High turnover is a costly management problem which includes expensive training and lost productivity. Victor Lipman, author of the book, The Type B Manager: Leading Successfully in a Type A World observes “total costs are often estimated from a third of annual salary to numerous multiples of salary for executive positions. As anyone who has ever hired employees knows, the process is seldom as simple as you expect it will be. Employee surveys open the lines of communication with employees and offer an effective way for them to provide honest feedback. Because employee satisfaction is key to company growth, it is important for employees to provide honest answers to survey questions.” The National Research Business Institute states “the cost of employee dissatisfaction can be huge and many companies try to prevent the loss of employees by throwing money at them. While it may work for a little while, the undermining factors will go unnoticed, resulting in throwing more money at the problem. With employee surveys however, it can be easier to see where the money should be going and often companies find that their costs go down significantly.” One of the best ways to combat high turnover is to make employee surveys part of your companies corporate culture. Surveys are an important step in finding problem areas and can offer opportunities for improvement.
Charlie Gason, writer for Bizfluent explains definitively the importance of employee surveys “an employee survey should be short and focused, follow a logical order, and contain closed-ended questions whenever possible. Survey questions should be simple and follow the same rating scale throughout. Ideally, workplace surveys should be given only when employees have sufficient time to provide honest and complete answers. Employees are more likely to respond to surveys when provided on a Friday, Saturday, or Sunday. Offering an incentive may increase response rates if surveys are given outside of these times. Surveying employees will gauge attitudes at the office, reveal employees’ expectations, and answer the question ‘How is management performing?’ The anonymity of workplace surveys encourages honesty and fosters confidence, which is key for employees that are afraid of reprisals for negative feedback. Employees that complete workplace surveys provide employers with important insight into company culture. Rather than ruminate about how an office runs, employees can help create lasting changes. For example, employees may offer feedback on company policies, make requests for vending machines, or express a desire for vegetarian selections in an office cafeteria. Employees benefit from improvements in company culture and solutions to workplace conflicts. Employee surveys seek to identify problems and find opportunities for improvement. Using survey results, employers can determine trends in the workforce or their industry, and screen possible solutions to problems such as employee dissatisfaction, low company morale, and high turnover rates. Spending time identifying what employees want may give a leg up in limiting future conflicts.”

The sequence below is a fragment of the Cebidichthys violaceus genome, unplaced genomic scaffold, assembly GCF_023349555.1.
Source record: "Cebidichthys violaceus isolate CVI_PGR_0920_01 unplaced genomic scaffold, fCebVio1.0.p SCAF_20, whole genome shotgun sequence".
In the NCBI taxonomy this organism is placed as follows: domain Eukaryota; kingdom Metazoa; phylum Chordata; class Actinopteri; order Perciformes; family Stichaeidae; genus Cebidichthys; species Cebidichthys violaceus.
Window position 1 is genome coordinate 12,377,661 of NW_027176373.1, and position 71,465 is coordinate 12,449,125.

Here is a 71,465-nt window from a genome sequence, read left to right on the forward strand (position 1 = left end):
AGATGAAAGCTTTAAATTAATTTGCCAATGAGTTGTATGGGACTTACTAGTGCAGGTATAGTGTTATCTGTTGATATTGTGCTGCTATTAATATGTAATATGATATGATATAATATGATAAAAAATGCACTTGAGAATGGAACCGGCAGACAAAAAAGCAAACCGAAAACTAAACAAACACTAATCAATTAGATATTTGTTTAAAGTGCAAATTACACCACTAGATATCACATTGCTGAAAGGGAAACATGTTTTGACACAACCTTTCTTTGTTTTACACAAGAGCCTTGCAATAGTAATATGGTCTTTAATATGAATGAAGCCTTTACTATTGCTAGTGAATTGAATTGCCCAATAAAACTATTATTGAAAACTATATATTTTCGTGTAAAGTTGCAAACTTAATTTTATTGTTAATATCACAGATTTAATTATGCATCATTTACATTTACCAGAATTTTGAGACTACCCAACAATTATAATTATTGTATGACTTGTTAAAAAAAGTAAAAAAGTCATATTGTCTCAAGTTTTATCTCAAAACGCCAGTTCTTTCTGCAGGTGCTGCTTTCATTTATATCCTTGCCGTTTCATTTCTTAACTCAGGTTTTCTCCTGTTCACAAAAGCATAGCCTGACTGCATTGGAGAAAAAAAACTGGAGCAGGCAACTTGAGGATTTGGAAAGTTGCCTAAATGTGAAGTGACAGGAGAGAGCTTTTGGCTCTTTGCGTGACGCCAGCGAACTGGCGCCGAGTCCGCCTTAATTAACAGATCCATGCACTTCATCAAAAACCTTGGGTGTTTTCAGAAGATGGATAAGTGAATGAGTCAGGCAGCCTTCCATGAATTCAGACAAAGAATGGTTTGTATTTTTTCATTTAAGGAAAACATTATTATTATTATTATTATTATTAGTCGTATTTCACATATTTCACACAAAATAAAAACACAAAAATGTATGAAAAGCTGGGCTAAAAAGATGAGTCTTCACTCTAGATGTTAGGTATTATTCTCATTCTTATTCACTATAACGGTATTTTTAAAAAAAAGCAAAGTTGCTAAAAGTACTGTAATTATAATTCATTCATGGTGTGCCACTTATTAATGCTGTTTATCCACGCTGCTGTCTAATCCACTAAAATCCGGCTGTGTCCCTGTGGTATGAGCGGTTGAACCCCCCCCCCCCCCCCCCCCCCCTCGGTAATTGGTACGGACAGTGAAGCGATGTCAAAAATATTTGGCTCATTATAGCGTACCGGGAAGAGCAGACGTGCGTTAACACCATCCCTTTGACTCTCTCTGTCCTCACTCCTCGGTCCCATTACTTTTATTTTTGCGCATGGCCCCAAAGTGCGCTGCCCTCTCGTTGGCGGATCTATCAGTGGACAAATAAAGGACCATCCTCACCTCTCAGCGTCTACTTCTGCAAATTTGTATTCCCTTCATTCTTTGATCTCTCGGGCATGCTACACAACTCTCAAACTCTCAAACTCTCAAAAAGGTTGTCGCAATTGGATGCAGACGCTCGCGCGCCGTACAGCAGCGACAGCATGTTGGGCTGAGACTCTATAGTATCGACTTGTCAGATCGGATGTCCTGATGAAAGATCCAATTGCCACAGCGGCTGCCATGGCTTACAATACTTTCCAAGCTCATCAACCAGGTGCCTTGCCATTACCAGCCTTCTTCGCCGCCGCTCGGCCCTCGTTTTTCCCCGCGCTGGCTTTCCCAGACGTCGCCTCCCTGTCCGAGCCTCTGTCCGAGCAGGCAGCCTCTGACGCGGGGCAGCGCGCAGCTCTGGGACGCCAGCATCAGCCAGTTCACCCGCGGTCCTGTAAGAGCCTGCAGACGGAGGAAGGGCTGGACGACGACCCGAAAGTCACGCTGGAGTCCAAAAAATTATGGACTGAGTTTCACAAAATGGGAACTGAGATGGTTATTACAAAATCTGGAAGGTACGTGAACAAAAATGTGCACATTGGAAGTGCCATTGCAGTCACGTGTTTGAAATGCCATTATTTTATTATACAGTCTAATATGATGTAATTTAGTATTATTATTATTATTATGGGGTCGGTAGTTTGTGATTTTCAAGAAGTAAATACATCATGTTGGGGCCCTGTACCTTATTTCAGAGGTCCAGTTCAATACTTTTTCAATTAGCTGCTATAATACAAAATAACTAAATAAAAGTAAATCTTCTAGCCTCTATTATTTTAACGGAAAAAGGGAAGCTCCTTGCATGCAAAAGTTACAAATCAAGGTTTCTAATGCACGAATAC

Susan E. DeFranzo, Marketing Manager, U.S. at SnapSurveys offers four key points on why companies should do employee surveys:
“Uncover the answers. In a non-intimidating survey environment, you will learn about what motivates survey respondents and what is important to them, and gather meaningful opinions, comments, and feedback. A non-intimidating survey environment is one that best suits the privacy needs of the survey respondent. Respondents are more likely to provide open and honest feedback in a more private survey method. Methods such as online surveys, paper surveys, or mobile surveys are more private and less intimidating than face-to-face survey interviews or telephone surveys.
Evoke discussion. Give your survey respondents an opportunity to discuss important key topics. Communicate with your respondents about your survey topic. This allows you to dig deeper into your survey, and can incite topics related to your survey within a broader perspective.
Base decisions on objective information. Conducting surveys is an unbiased approach to decision-making. Do not rely on ‘gut feelings’ to make important business decisions. You can collect unbiased survey data and develop sensible decisions based on analyzed results. By analyzing results, you can immediately address topics of importance, rather than waste time and valuable resources on areas of little or no concern.